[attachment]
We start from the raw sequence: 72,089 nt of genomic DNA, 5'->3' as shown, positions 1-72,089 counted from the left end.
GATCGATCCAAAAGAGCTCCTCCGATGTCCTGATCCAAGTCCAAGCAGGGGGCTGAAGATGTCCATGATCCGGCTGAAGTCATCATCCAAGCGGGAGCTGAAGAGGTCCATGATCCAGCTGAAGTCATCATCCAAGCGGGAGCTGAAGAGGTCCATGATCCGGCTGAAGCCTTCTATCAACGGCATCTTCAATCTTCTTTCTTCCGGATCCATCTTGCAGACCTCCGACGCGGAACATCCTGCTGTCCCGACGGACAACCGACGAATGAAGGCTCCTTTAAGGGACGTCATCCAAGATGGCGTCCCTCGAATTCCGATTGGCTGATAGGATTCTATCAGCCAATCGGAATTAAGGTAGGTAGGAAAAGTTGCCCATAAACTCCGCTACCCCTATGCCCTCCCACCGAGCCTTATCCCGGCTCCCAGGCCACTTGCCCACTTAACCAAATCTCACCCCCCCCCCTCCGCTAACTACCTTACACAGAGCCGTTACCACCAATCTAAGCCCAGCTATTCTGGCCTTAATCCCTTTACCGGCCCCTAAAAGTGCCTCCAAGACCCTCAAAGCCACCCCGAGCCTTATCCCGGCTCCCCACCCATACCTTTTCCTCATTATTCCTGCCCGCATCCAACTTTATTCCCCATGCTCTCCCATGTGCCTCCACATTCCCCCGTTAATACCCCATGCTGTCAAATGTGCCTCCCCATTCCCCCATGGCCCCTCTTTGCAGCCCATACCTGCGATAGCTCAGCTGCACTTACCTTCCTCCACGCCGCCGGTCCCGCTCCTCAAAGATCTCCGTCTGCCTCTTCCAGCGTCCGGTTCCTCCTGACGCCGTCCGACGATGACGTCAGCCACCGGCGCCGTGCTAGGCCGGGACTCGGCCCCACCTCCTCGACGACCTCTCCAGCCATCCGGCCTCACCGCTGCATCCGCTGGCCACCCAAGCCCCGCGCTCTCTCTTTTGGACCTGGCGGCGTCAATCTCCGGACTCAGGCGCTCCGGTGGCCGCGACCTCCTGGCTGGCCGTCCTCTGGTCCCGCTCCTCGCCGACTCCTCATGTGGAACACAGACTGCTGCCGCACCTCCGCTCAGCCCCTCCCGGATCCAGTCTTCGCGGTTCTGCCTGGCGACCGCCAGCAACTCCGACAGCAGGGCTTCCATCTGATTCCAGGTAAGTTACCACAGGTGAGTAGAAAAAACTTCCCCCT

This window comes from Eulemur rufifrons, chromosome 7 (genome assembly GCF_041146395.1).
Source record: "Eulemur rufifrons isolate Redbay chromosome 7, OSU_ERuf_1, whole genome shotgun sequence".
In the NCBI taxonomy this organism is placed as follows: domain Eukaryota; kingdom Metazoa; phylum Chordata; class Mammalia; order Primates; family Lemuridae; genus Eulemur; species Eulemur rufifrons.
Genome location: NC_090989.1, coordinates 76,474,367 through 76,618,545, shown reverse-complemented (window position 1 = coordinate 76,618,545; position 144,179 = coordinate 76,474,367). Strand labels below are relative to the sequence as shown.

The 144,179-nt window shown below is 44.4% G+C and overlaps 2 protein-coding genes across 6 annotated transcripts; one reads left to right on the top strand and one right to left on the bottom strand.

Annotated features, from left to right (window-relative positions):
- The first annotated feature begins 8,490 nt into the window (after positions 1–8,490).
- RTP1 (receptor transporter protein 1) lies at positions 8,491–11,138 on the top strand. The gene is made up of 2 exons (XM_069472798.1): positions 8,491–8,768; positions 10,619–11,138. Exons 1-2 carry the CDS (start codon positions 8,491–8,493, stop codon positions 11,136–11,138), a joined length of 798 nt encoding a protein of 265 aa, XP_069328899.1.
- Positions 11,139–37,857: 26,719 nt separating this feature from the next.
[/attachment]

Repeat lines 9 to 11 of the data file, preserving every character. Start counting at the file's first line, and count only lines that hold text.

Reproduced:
- The first annotated feature begins 8,490 nt into the window (after positions 1–8,490).
- RTP1 (receptor transporter protein 1) lies at positions 8,491–11,138 on the top strand. The gene is made up of 2 exons (XM_069472798.1): positions 8,491–8,768; positions 10,619–11,138. Exons 1-2 carry the CDS (start codon positions 8,491–8,493, stop codon positions 11,136–11,138), a joined length of 798 nt encoding a protein of 265 aa, XP_069328899.1.
- Positions 11,139–37,857: 26,719 nt separating this feature from the next.